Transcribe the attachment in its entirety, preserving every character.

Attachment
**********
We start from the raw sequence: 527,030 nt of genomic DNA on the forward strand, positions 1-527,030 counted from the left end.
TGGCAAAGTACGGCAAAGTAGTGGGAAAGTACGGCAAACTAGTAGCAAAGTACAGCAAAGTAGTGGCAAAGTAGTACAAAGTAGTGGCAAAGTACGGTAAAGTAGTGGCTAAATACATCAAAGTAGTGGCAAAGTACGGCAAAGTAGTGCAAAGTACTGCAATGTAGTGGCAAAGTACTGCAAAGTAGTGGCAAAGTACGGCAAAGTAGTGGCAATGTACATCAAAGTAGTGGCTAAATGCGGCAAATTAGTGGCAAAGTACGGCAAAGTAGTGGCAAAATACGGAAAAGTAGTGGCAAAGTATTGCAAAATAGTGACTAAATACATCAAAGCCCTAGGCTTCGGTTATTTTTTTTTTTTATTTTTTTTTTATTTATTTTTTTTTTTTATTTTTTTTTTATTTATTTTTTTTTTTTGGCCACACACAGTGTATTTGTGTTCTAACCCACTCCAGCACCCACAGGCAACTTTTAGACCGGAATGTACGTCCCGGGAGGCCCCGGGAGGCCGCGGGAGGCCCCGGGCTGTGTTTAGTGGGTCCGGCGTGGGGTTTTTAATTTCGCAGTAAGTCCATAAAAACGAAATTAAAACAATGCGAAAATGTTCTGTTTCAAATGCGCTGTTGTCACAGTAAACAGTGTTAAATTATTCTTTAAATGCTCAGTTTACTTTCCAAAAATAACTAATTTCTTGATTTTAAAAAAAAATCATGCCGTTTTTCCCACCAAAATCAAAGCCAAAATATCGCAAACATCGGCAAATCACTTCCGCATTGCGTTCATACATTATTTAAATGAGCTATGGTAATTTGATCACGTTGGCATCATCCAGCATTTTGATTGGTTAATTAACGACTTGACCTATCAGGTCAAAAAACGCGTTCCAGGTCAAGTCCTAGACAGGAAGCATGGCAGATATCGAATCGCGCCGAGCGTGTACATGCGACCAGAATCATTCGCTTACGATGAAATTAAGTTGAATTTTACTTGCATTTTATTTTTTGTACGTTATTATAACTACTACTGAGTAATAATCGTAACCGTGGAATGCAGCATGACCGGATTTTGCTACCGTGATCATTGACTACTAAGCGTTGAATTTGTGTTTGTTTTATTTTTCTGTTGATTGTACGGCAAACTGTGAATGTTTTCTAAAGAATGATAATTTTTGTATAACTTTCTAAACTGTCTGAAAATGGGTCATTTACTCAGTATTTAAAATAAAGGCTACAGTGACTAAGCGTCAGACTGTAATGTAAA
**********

We start from the raw sequence: 527,030 nt of genomic DNA on the forward strand, positions 1-527,030 counted from the left end.
TGGCAAAGTACGGCAAAGTAGTGGGAAAGTACGGCAAACTAGTAGCAAAGTACAGCAAAGTAGTGGCAAAGTAGTACAAAGTAGTGGCAAAGTACGGTAAAGTAGTGGCTAAATACATCAAAGTAGTGGCAAAGTACGGCAAAGTAGTGCAAAGTACTGCAATGTAGTGGCAAAGTACTGCAAAGTAGTGGCAAAGTACGGCAAAGTAGTGGCAATGTACATCAAAGTAGTGGCTAAATGCGGCAAATTAGTGGCAAAGTACGGCAAAGTAGTGGCAAAATACGGAAAAGTAGTGGCAAAGTATTGCAAAATAGTGACTAAATACATCAAAGCCCTAGGCTTCGGTTATTTTTTTTTTTTATTTTTTTTTTATTTATTTTTTTTTTTTATTTTTTTTTTATTTATTTTTTTTTTTTGGCCACACACAGTGTATTTGTGTTCTAACCCACTCCAGCACCCACAGGCAACTTTTAGACCGGAATGTACGTCCCGGGAGGCCCCGGGAGGCCGCGGGAGGCCCCGGGCTGTGTTTAGTGGGTCCGGCGTGGGGTTTTTAATTTCGCAGTAAGTCCATAAAAACGAAATTAAAACAATGCGAAAATGTTCTGTTTCAAATGCGCTGTTGTCACAGTAAACAGTGTTAAATTATTCTTTAAATGCTCAGTTTACTTTCCAAAAATAACTAATTTCTTGATTTTAAAAAAAAATCATGCCGTTTTTCCCACCAAAATCAAAGCCAAAATATCGCAAACATCGGCAAATCACTTCCGCATTGCGTTCATACATTATTTAAATGAGCTATGGTAATTTGATCACGTTGGCATCATCCAGCATTTTGATTGGTTAATTAACGACTTGACCTATCAGGTCAAAAAACGCGTTCCAGGTCAAGTCCTAGACAGGAAGCATGGCAGATATCGAATCGCGCCGAGCGTGTACATGCGACCAGAATCATTCGCTTACGATGAAATTAAGTTGAATTTTACTTGCATTTTATTTTTTGTACGTTATTATAACTACTACTGAGTAATAATCGTAACCGTGGAATGCAGCATGACCGGATTTTGCTACCGTGATCATTGACTACTAAGCGTTGAATTTGTGTTTGTTTTATTTTTCTGTTGATTGTACGGCAAACTGTGAATGTTTTCTAAAGAATGATAATTTTTGTATAACTTTCTAAACTGTCTGAAAATGGGTCATTTACTCAGTATTTAAAATAAAGGCTACAGTGACTAAGCGTCAGACTGTAATGTAAA